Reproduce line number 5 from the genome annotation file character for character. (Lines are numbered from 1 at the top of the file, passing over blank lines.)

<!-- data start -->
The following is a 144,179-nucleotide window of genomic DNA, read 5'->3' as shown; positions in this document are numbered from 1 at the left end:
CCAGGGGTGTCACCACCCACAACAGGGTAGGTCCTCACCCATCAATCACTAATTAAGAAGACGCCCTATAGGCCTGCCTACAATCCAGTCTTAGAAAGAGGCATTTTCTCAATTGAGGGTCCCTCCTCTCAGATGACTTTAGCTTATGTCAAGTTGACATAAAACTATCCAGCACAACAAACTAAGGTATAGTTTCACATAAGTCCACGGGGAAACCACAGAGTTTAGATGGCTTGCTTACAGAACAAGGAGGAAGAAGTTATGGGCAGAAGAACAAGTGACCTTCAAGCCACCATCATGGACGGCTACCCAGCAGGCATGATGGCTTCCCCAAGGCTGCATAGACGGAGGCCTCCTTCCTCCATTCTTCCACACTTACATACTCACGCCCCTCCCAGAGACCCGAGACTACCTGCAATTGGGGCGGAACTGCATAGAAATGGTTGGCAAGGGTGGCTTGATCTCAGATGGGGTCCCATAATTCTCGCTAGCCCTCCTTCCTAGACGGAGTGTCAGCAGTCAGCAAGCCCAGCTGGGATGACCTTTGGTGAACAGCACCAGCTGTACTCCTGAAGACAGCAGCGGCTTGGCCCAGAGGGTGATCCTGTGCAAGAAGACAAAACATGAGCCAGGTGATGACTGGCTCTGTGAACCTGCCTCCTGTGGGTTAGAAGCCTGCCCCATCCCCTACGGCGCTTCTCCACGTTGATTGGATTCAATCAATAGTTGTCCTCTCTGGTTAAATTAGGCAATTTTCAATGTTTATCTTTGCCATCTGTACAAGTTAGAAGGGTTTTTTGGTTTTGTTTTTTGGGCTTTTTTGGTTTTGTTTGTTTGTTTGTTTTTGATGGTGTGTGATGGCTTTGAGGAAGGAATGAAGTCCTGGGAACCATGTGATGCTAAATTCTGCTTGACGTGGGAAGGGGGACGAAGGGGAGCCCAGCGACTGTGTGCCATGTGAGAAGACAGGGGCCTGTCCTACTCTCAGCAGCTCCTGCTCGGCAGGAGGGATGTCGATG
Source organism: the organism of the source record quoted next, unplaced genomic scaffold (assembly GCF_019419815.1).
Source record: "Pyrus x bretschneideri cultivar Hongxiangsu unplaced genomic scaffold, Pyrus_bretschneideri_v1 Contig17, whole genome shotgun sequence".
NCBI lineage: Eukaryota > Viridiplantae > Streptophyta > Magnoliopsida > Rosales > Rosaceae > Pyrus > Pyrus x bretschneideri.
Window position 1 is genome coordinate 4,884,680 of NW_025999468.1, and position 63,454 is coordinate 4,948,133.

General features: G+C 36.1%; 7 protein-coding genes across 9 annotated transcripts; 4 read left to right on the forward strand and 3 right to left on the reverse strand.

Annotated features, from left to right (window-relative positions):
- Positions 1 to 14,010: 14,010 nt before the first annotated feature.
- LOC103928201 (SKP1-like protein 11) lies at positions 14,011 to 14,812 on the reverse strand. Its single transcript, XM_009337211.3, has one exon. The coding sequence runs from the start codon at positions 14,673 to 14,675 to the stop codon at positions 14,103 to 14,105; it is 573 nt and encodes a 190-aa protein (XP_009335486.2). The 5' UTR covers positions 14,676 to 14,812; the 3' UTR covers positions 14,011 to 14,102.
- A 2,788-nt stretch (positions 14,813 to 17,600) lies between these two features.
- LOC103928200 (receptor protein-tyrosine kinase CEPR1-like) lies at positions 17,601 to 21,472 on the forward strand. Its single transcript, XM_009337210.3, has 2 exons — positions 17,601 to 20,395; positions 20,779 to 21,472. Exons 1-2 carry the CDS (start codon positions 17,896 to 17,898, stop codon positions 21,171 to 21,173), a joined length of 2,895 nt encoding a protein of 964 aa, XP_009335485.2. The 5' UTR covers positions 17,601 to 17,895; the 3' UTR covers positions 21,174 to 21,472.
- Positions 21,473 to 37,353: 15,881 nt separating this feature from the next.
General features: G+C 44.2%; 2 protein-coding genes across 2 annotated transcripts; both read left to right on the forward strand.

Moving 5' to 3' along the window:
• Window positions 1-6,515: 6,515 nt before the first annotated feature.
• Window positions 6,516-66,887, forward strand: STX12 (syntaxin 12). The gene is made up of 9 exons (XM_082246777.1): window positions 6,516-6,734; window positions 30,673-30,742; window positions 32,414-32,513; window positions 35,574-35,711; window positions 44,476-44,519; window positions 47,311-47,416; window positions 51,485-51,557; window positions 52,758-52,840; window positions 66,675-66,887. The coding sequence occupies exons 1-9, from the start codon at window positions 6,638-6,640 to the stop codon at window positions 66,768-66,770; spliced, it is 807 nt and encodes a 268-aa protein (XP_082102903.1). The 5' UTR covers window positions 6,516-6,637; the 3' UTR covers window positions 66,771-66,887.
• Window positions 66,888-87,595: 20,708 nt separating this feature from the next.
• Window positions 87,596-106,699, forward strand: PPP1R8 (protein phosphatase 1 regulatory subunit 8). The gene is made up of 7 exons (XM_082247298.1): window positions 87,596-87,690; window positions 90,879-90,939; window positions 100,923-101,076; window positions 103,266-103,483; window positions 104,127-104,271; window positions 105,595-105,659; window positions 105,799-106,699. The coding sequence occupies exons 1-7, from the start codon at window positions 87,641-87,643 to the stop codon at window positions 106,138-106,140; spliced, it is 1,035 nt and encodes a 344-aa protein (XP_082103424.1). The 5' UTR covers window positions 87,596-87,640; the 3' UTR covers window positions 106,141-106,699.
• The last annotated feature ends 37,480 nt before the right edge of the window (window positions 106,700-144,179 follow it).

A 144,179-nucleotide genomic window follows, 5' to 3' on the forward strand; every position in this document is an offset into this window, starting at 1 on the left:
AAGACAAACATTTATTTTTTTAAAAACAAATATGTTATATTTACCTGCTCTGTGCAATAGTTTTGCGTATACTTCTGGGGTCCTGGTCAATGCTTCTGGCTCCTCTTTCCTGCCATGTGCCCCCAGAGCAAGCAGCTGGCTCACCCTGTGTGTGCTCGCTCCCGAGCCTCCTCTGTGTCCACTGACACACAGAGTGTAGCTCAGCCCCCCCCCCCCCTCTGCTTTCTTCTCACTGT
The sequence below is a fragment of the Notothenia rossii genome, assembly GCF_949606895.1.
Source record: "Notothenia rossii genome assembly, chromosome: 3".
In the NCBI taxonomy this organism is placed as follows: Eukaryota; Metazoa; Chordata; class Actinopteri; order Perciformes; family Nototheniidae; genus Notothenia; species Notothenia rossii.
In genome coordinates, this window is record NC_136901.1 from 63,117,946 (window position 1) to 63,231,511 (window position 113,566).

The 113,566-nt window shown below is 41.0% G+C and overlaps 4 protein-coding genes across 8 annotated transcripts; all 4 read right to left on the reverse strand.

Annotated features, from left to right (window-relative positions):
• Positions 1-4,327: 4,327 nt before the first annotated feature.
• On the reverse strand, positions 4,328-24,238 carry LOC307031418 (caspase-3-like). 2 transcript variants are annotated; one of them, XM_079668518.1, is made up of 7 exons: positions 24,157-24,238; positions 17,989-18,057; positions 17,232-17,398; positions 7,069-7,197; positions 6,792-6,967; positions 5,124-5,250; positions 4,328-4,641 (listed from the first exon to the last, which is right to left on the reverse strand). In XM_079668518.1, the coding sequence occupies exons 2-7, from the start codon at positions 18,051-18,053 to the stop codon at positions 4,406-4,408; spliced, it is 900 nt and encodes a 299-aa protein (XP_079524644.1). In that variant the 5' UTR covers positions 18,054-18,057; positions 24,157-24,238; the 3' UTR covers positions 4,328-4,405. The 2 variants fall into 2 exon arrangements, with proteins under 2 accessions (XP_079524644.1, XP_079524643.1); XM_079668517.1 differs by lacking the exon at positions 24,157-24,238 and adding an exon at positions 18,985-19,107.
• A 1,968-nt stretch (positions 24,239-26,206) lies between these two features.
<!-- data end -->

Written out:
NCBI lineage: Eukaryota > Viridiplantae > Streptophyta > Magnoliopsida > Rosales > Rosaceae > Pyrus > Pyrus x bretschneideri.